Tuesday, March 3, 2009

The Comedy Club

"Mr. Leiken! Mr. Leiken!"

A group of students rush up breathlessly, eyes gleaming with mischief. "Mr. Leiken," one of them gushes, "would you please sponsor our club?"

I look them over, I've seen them in the hallway, but I barely know these kids. Why the hell would anyone want me to sponsor a club?

Our school has a number of clubs: A dance club, a drama club, a chess club, a bible club, a gay and straight alliance club, a students run-LA club, a poetry club, a school spirit club, a leadership club, but to get a club you have to have a group of willing students and a teacher who is willing to sponsor them.

There is no way I am going to sponsor a club. Clubs require a tremendous amount of time and energy - organization, planning, an agenda. I briefly consider how to politely turn them down when Andy cuts me off.

"It's a comedy club."

"And we want you to run it," Brenda chimes in, "because you're funny."

My teeth clench into a rictis grin. Damn! They know my secret weakness! They told me I'm funny! Damn them! Damn them to hell!

How can I turn down the chance to teach the finer points of farce, the sublime of satire, the joy of a well told joke? I have become "Comic Book Guy", for now I can point out the difference between why King Arthur being covered in crap in The Holy Grail is humorous but Eddie Murphy farting in The Nutty Professor is not.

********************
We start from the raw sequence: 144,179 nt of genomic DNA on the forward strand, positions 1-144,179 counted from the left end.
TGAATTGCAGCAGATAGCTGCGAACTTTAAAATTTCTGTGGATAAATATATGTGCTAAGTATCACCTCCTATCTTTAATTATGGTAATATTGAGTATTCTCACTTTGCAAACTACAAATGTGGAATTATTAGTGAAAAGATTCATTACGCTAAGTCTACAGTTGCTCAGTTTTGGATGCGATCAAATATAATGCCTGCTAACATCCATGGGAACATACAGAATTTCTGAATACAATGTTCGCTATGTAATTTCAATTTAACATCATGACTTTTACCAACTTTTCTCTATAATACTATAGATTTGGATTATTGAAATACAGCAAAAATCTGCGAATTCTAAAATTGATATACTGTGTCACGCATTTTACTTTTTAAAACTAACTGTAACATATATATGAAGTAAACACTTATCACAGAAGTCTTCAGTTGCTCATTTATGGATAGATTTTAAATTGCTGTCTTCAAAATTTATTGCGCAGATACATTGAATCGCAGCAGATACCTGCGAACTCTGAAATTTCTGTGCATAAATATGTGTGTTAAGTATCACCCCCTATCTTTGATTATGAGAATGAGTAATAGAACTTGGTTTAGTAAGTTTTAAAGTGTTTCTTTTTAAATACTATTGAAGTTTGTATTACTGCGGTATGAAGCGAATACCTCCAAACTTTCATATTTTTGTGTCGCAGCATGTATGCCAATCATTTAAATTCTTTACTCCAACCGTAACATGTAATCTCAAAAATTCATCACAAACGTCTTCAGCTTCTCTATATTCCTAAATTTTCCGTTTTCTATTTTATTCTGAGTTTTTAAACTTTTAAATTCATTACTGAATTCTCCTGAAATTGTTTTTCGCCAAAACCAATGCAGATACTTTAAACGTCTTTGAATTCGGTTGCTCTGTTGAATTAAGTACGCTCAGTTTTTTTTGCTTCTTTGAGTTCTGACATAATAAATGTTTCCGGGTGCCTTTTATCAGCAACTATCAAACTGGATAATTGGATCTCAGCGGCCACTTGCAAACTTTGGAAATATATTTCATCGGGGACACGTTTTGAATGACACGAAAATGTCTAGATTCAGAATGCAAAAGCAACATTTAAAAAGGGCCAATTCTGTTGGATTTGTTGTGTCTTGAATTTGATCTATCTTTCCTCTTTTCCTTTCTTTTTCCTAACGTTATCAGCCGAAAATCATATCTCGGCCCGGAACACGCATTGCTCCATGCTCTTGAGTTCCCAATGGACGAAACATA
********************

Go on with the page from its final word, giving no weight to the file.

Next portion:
Running a comedy club is not work, it is a religious cause, a chance to train disciples in the essence, the wit, the gospel of humor. I cannot, will not turn them down. This is a crusade.

"Alright." I respond laconically. "How did you hear about me?"

The students gape. "Everyone knows about you. You're the pirate teacher!"

This is true. I am the pirate teacher.

The first day we meet in another teacher's room. We listen to George Lopez, Dane Cook, and Dave Chapelle, analyze how their routines work and why they are funny.

"Humor," I lecture, "is based on one simple concept. Surprise. If you can surprise your audience with something unexpected, you can invoke a laugh."

Next week we decide to meet again. This time the jokes on me. No one shows up.

I spot Andy in the hallway, he falls over himself apologizing. "I'm sorry Mr. Leiken, we forgot!"

I sadly shake my head, tell him I'm not interested in running a club if no one is willing to put in the time.

A few days later I receive a note in my mailbox:

Dear Mr. Leiken,

We miss you. Come back to us. We beg you to forgive us. We shall grovel at your feet. We need your funnies. We are not worthy. WE are worms. We are lower than worms. WE are awaiting your guru wisdom to teach us the way of the grasshopper.

We have four new people and a fifth grader.
We use him as a baseline for our intelligence.

Damn them! Damn them to hell! They know my other secret weakness! My ego and vanity!

A week later we meet again. This time we read aloud a famous Abbot and Costello skit: "Who's on First?" The students are blown away. This is funny mister, where did you get this? You are amazing.

Eyes afire, I gather my comedic soldiers.

In the public school system, the half-educated man over 30 is king.

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